How Big Is the “Social Discovery” Opportunity?
Want to keep up with family, friends and high-school acquaintances? Want to find the love of your life? Or maybe just someone to hook up with? There are lots of Web sites for that.
But what if you want to meet someone new, with whom you might share common interests or perhaps a location? Web services for that stuff are — oddly — sort of rare.
But they do exist. There’s a category of Web sites and mobile apps that describe themselves as “social discovery” services, aiming to connect us with new people without the assumption that we may want to be in a serious relationship with them.
These include quite a few “pivoted” social networks, such as Tagged and MyYearbook, which tried to compete with Facebook and Myspace and moved to a different niche, as well as sites with more of a flirting orientation, like Badoo. They also include mobile-first experiences like the new LAL People, BuzzMob and Yobongo, which aim to connect users with people nearby.
Some of these sites are already quite popular. Tagged counts 10 million monthly active users and five billion monthly page views, and was profitable with $33 million in revenue last year. MyYearbook, which is in the process of merging with the similarly sized Quepasa in a deal worth $100 million, has four million monthly active users.
However, at least to my eye, many of the existing sites seem a bit cutesy and cheap-looking — not necessarily as clean and well-lit as alternatives like Facebook and Google+. Also, if you sign up for them, expect to receive an excessive number of emailed alerts and promotions aiming to get you to return on a daily basis.
The sites do have different demographics from each other. Tagged says its average user’s age is in the 30s; Badoo says 33 percent of its 51 million users are over 35 and its biggest market is Brazil; MyYearbook is the No. 1 site in ComScore’s teens category, while Quepasa is specifically focused on Latinos.
What unites social discovery sites is they are free and they have an underlying open social network. That’s in contrast to many dating sites that are more transactional in nature and wall off interactions so they can charge for them.
But the various sites and apps are different in many respects; for instance, the way they treat real names and identities. LAL/LikeALittle has a bent toward anonymity — and the troubled Color app even more so. Many of the sites offer more stringent Facebook logins as a registration option.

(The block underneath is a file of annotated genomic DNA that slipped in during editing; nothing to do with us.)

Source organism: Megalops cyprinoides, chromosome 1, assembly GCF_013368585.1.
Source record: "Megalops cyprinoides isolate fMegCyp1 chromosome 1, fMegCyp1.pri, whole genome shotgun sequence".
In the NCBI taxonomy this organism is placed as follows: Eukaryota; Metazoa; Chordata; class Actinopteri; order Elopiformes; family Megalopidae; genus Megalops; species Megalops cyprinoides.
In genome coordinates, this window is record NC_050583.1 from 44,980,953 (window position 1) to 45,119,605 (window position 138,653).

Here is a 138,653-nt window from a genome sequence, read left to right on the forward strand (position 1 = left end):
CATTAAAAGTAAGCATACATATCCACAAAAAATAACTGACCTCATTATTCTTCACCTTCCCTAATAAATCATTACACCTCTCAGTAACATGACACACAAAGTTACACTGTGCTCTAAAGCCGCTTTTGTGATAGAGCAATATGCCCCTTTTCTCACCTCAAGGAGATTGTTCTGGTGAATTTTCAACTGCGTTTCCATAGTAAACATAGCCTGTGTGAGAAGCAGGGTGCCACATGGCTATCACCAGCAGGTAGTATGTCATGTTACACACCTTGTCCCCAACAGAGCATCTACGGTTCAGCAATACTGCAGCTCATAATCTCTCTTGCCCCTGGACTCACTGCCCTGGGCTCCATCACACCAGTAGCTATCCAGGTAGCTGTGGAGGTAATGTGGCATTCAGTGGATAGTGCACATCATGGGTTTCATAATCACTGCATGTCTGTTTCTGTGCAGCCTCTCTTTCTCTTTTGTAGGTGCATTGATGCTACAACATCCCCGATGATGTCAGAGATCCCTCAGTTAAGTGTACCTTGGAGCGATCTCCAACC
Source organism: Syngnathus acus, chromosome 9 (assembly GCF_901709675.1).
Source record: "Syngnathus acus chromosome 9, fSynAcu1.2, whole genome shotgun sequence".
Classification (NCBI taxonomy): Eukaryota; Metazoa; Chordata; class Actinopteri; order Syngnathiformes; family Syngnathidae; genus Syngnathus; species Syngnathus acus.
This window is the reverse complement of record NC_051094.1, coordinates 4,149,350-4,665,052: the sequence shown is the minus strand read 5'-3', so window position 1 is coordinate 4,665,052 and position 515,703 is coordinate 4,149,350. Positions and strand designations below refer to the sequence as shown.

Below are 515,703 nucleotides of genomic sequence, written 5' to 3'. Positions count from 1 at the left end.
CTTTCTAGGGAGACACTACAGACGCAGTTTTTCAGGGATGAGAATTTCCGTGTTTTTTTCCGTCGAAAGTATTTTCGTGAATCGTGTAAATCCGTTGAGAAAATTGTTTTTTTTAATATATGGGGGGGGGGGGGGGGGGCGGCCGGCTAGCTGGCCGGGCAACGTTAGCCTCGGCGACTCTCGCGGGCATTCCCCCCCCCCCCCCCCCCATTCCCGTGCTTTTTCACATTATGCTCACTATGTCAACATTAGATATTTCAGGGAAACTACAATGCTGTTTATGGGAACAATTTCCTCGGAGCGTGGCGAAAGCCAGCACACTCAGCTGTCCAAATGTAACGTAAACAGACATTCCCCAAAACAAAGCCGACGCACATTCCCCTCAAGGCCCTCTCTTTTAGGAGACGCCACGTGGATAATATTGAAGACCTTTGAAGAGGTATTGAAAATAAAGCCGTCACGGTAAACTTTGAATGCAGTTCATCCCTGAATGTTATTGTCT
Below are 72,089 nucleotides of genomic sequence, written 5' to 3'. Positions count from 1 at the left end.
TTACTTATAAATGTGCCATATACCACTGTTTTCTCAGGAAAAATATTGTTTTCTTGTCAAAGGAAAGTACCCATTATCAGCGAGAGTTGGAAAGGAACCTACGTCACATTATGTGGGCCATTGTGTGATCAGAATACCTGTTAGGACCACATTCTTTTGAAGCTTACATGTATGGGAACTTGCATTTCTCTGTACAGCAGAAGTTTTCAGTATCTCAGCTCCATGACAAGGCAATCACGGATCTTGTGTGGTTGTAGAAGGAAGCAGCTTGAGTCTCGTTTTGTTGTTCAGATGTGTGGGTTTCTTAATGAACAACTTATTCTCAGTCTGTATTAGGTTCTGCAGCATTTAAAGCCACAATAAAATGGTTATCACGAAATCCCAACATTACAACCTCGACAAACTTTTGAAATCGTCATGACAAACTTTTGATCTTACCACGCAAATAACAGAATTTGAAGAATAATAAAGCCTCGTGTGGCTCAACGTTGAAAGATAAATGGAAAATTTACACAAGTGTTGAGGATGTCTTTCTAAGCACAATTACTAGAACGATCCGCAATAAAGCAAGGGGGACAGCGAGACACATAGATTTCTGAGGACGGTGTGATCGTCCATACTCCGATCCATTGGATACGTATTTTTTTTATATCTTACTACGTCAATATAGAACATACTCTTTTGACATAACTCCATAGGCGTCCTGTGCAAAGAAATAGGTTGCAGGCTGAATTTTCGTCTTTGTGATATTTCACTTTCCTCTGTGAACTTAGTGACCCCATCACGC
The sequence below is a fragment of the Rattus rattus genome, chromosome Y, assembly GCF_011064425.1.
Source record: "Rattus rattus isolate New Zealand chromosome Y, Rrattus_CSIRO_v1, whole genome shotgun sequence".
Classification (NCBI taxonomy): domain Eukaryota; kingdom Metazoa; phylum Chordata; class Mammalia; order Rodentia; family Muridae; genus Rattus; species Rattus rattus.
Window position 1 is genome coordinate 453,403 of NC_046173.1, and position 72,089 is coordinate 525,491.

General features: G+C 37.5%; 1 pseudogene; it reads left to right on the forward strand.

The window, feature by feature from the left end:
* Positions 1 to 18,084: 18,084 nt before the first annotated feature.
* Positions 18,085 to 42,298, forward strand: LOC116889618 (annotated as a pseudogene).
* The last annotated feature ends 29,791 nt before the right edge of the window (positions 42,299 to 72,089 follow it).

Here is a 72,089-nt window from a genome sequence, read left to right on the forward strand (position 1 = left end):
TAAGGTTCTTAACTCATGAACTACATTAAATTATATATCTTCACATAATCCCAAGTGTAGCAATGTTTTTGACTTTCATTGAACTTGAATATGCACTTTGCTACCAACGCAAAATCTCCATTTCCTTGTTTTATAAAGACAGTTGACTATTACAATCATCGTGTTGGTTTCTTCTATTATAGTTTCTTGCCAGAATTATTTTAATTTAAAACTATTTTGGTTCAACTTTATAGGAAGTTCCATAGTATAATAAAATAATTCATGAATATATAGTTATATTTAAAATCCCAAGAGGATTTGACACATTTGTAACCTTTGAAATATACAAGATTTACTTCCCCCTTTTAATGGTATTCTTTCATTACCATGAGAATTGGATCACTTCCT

Meanwhile, some new sites, like Grubwithus, are specifically oriented toward organizing offline meetups. Sonar attempts to fill in the gaps between people who have things in common and happen to be nearby one another.
Many of the services have an overtone or an undertone that encourages flirting and casual hookups; though some — like Tagged and MyYearbook — give their users social games so they have something to do besides make small talk.
Tagged CEO Greg Tseng (pictured) said in a recent interview that he thinks the holy grail of his business will be discovering and employing the sociological predictors of friendship. Tseng said he and his competitors’ current efforts to help people find friends based on interests and locations are rudimentary at best. “We’re at 2004-2005 of social networks in social discovery,” he said.
But the friending algorithm is a problem more difficult than Netflix’s famous recommendation engine. As Tseng put it: “The movie doesn’t have to like you back.”
Meanwhile, Yobongo CEO Caleb Elston says the solution is more about product design. “Collectively we have spent just shy of a decade working to help people connect with the people they already know using the Internet,” Elston wrote in a recent email. “It is now feasible to help people make new connections. This is not a pure technology problem, it is much more about creating a place where people feel safe and comfortable making these new connections.”
“I think that’s probably a very U.S., North American phrase,” he said. Instead, Badoo calls itself a “meeting network.”
But before we get too business analyst-y here — excited that there’s an underserved quadrant of opportunity in our social Web diagram! — it’s worth saying that social discovery may not be something many users need or want.
The Web is already full of niche communities for every hobby, pastime and location, and they use tools like forums and message boards. And it’s also quite possible to find new and interesting people on a more generic site like Twitter or Tumblr.
But just in case there’s a broader social discovery opportunity to be found, lots of people would like to offer it.
Cartoon via HubSpot.